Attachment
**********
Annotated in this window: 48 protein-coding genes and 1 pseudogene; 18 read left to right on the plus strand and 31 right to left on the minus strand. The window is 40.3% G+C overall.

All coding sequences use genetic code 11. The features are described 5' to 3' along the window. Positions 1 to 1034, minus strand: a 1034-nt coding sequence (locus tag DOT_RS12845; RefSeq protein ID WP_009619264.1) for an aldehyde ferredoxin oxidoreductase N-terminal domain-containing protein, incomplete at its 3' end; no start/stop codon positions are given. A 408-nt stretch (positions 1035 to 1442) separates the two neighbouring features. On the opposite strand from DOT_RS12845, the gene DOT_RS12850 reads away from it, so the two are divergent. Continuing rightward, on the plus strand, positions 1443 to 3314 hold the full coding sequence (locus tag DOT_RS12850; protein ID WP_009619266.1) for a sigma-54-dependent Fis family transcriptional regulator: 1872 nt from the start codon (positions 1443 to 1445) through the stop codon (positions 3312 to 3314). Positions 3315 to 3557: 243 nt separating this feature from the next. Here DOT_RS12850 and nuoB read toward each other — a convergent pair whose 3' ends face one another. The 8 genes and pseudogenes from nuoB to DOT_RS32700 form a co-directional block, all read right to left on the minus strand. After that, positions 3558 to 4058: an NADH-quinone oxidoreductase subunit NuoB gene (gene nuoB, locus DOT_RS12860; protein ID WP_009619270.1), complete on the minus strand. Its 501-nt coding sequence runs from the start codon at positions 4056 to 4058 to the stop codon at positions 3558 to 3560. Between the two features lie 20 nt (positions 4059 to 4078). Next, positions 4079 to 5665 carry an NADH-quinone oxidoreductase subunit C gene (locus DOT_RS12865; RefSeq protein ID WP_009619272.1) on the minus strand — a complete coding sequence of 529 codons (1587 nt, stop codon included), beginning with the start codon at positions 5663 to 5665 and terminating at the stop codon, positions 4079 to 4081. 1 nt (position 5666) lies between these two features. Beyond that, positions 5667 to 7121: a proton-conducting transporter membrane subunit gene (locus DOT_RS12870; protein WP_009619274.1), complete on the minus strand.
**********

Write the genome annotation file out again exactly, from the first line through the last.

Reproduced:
Annotated in this window: 48 protein-coding genes and 1 pseudogene; 18 read left to right on the plus strand and 31 right to left on the minus strand. The window is 40.3% G+C overall.

All coding sequences use genetic code 11. The features are described 5' to 3' along the window. Positions 1 to 1034, minus strand: a 1034-nt coding sequence (locus tag DOT_RS12845; RefSeq protein ID WP_009619264.1) for an aldehyde ferredoxin oxidoreductase N-terminal domain-containing protein, incomplete at its 3' end; no start/stop codon positions are given. A 408-nt stretch (positions 1035 to 1442) separates the two neighbouring features. On the opposite strand from DOT_RS12845, the gene DOT_RS12850 reads away from it, so the two are divergent. Continuing rightward, on the plus strand, positions 1443 to 3314 hold the full coding sequence (locus tag DOT_RS12850; protein ID WP_009619266.1) for a sigma-54-dependent Fis family transcriptional regulator: 1872 nt from the start codon (positions 1443 to 1445) through the stop codon (positions 3312 to 3314). Positions 3315 to 3557: 243 nt separating this feature from the next. Here DOT_RS12850 and nuoB read toward each other — a convergent pair whose 3' ends face one another. The 8 genes and pseudogenes from nuoB to DOT_RS32700 form a co-directional block, all read right to left on the minus strand. After that, positions 3558 to 4058: an NADH-quinone oxidoreductase subunit NuoB gene (gene nuoB, locus DOT_RS12860; protein ID WP_009619270.1), complete on the minus strand. Its 501-nt coding sequence runs from the start codon at positions 4056 to 4058 to the stop codon at positions 3558 to 3560. Between the two features lie 20 nt (positions 4059 to 4078). Next, positions 4079 to 5665 carry an NADH-quinone oxidoreductase subunit C gene (locus DOT_RS12865; RefSeq protein ID WP_009619272.1) on the minus strand — a complete coding sequence of 529 codons (1587 nt, stop codon included), beginning with the start codon at positions 5663 to 5665 and terminating at the stop codon, positions 4079 to 4081. 1 nt (position 5666) lies between these two features. Beyond that, positions 5667 to 7121: a proton-conducting transporter membrane subunit gene (locus DOT_RS12870; protein WP_009619274.1), complete on the minus strand.